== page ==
(b) One of you keeps the house, and “buys the other out”. This means that you pay the other party a lump sum in return for the property being transferred into your sole name. This is effectively to compensate them for their share in the property, and allows them to put a deposit down on their own property if they want to. If you are considering this option, the party who keeps the house will need to see a mortgage broker to check that they can afford to take on the existing mortgage or that they have enough borrowing power in their own name to remortagge; or
(c) The sale of the house is postponed, and one of you remains in the property in the meantime. The person who leaves the house takes a charge over the property, which is usually expressed as a percentage of the total value of the property. The sale of the house will be “triggered” on the first to occur of certain events, usually:
So, whether you will have to sell the house or not depends on a number of factors that will need to be balanced against each other. Our specialist matrimonial solicitors will be able to guide you through the process and help you reach the right solution for your family.
The law provides that a number of factors must be considered when deciding how to resolve financial matters between spouses. There is no presumption of an equal division of the assets and such a resolution will not be appropriate in all circumstances.
However, the law also states that there must be good reason for departing from equality.
If there are children from the marriage then it will almost always be necessary for child support to be paid. This will either be calculated by the Child Support Agency agreed or in accordance with their formula. The basic calculation, subject to contact arrangements and certain other factors, is 15% of net income for one child, 20% for two and 25% for three or more children.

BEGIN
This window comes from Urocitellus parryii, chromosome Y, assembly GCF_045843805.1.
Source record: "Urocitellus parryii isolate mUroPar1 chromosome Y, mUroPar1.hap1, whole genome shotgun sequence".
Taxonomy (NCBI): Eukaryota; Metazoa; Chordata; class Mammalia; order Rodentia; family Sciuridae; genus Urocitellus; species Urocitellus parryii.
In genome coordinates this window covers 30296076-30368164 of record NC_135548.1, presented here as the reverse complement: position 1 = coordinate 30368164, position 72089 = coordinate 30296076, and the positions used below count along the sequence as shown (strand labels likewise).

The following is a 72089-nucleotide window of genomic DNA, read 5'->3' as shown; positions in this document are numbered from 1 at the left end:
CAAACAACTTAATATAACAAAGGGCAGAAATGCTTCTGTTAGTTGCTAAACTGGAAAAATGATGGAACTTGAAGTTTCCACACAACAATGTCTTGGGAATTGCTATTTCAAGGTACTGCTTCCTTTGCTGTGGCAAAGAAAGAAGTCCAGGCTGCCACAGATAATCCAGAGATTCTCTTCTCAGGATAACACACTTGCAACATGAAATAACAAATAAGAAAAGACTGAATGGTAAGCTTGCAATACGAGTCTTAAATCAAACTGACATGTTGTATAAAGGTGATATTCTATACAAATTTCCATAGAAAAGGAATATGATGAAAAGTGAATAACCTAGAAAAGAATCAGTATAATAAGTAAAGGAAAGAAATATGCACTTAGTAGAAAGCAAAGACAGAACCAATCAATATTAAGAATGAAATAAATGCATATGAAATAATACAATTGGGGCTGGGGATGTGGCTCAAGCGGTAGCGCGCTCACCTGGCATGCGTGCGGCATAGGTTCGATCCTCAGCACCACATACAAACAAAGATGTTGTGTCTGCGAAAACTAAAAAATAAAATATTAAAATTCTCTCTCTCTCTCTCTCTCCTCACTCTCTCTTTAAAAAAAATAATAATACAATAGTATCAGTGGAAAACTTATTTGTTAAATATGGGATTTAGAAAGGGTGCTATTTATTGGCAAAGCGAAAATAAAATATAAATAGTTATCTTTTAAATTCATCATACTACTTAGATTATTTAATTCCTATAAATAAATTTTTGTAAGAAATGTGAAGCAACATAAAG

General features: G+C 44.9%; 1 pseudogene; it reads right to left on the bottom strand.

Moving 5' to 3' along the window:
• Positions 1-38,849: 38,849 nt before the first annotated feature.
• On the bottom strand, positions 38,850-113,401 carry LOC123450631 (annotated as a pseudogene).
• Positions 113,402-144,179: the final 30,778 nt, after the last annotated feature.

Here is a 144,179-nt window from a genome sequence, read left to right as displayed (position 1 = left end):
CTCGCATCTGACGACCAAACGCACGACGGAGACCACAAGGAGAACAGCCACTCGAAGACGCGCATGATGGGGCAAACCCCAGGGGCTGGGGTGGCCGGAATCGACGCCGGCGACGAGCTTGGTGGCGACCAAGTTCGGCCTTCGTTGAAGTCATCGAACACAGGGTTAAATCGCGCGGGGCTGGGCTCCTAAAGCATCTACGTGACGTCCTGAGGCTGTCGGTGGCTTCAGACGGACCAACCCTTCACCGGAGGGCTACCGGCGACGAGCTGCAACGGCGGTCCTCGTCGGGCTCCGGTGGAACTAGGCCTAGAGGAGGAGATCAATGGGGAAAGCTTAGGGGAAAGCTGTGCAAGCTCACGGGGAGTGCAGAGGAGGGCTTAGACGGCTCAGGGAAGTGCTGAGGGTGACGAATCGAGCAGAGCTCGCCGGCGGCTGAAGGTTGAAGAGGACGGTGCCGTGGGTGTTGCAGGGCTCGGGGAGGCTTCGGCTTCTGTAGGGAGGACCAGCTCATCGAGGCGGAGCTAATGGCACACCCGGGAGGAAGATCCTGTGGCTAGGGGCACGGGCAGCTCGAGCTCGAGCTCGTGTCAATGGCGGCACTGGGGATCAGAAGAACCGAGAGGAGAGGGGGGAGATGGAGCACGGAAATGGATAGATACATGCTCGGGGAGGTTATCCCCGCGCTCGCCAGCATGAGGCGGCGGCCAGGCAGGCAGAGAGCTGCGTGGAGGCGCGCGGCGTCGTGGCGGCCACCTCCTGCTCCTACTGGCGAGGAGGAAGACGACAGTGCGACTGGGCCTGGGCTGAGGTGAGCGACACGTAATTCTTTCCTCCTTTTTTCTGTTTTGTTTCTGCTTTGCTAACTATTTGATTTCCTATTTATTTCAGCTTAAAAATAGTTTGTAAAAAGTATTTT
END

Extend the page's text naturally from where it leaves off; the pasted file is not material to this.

To calculate the potential amount visit the Child Support Agency website.
It is possible maintenance will be paid in addition to any child support. This is a difficult area and involves careful analysis of not only the amount but also the duration of any maintenance. Alternative sources of income may also be available after separation, principally tax credits, which can also assist with the cost of childcare.
The highest court in the land's ruling in the recent case of Radmacher-Granatino gives legal status to the contracts for the first time in the country.
The judges said "decisive weight" should be given to the agreement signed before the marriage that Granatino would make no claims on the heiress' fortune.
However, Lord Phillips, president of the Supreme Court, said courts would still have discretion to waive any pre-nuptial or post-nuptial agreement, especially when it was unfair to any children.
When you marry your assets become ‘matrimonial assets’ and, unless specifically protected can be considered for division between you within divorce proceedings. The main purpose of a pre-nuptial agreement is to limit the potential claims on the assets of one of the parties to the marriage and avoid costly litigation over “who gets what”.
The Court will carefully consider things like:
On divorce the court now has the power to share a pension between husband and wife. This does not happen in every situation and on many occasions it will not be appropriate. Specific advice will be required in each individual case. It is also sensible to obtain a forecast upon the state pension, which can be done online at the Pension Service.
Yes, the Civil Partnership Act 2004 gives you access to almost exactly the same procedure as divorcing couples. The only difference is that you cannot dissolve a civil partnership on the basis of adultery.
The same range of financial remedies are available to you as are available to divorcing couples, and this includes maintenance. Whether or not you are entitled to maintenance will depend on a range of factors such as your age, and earning capacity to name a couple.